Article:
HOUGHTON, Mich. (FOX 9) - In late April and May, researchers in Isle Royale National Park on Lake Superior captured five wolves and attached GPS radio collars to them—the first time they have been able to do so during the pandemic.
The wolves include a male originally caught in Ontario, Canada and relocated to Isle Royale as well as three new males and a female. The four new wolves were likely born on the island in 2020, according to the National Park Service.
The capture of the wolves shows proof of reproduction and survival, which are important metrics in wolf restoration efforts. Researchers will use GPS data from the captured wolves to identify locations where wolves have spent periods of time, including den and predation sites.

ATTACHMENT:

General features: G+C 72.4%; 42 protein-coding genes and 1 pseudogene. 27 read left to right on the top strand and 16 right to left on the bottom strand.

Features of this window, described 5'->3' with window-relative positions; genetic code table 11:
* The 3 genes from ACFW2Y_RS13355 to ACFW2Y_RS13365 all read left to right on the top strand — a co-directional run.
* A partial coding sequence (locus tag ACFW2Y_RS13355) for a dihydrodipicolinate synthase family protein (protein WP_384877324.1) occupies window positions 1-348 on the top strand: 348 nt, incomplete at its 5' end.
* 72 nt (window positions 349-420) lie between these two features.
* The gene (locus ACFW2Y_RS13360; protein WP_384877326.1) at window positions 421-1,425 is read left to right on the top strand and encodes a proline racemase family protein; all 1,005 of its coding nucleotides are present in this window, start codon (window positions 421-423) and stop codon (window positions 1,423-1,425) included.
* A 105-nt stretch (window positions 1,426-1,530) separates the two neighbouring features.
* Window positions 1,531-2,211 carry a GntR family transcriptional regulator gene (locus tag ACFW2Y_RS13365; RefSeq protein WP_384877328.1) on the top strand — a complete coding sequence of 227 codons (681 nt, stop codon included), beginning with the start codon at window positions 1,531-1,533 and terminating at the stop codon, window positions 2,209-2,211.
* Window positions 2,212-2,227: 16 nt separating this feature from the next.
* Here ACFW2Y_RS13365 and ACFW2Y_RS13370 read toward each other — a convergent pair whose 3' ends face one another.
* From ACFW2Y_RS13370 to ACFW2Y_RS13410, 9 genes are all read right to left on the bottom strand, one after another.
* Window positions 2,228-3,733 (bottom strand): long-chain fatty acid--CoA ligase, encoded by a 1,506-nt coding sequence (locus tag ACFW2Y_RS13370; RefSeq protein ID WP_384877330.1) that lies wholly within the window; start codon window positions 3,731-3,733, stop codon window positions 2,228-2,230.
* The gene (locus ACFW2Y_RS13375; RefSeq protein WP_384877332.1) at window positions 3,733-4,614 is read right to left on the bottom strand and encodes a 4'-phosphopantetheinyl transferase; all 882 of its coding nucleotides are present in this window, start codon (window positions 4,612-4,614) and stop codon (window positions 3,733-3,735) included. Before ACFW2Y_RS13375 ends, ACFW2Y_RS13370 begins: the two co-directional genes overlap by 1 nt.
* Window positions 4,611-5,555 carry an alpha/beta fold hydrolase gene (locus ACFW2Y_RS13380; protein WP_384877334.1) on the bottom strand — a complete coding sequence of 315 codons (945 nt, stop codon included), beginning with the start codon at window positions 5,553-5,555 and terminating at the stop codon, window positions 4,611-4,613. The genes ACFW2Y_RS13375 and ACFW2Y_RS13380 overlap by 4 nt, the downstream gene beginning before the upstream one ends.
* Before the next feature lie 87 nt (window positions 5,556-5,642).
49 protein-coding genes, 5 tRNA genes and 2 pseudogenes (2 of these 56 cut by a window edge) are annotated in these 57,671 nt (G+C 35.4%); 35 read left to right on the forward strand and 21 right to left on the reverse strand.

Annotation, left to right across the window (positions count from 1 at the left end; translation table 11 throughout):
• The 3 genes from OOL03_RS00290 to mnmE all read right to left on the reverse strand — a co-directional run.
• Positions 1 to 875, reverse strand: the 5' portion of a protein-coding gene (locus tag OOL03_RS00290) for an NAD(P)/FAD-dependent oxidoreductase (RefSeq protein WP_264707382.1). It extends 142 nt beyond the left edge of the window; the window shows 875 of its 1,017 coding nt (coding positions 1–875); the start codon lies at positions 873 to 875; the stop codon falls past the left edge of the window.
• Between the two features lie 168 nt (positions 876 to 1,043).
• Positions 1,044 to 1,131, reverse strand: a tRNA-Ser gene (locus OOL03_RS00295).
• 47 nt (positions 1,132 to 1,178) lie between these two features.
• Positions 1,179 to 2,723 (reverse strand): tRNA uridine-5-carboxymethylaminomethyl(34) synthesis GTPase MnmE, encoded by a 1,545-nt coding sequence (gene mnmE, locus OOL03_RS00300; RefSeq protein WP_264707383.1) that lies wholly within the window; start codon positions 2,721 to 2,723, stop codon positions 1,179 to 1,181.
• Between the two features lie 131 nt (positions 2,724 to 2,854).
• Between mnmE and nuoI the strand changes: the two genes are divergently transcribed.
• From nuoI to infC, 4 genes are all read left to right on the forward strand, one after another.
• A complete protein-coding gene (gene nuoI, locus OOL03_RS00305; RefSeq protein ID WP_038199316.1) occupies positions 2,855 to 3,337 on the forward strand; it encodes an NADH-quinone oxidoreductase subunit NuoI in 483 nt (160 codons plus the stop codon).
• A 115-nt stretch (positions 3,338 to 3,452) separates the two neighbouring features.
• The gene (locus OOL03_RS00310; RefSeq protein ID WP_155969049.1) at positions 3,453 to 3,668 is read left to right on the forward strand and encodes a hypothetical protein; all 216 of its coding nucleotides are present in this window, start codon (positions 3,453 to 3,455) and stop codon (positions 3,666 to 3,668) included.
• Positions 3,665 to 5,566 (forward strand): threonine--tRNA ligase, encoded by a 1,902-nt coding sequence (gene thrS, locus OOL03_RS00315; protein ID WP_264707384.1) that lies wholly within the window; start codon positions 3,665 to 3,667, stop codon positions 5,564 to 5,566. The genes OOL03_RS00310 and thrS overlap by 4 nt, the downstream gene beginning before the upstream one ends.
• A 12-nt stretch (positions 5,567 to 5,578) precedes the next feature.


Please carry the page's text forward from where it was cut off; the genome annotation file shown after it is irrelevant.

In 2018, NPS began a wolf reintroduction program in an effort to rebuild Isle Royale’s wolf population, which had dwindled from 50 wolves down to only two non-breeding wolves that remained to hunt the island’s growing moose and beaver populations. Over the past few years, the park service has relocated over a dozen wolves from Minnesota and Canada to the island. Researchers studying the island’s wolf population found the relocated wolves have begun forming packs, establishing territory and breeding.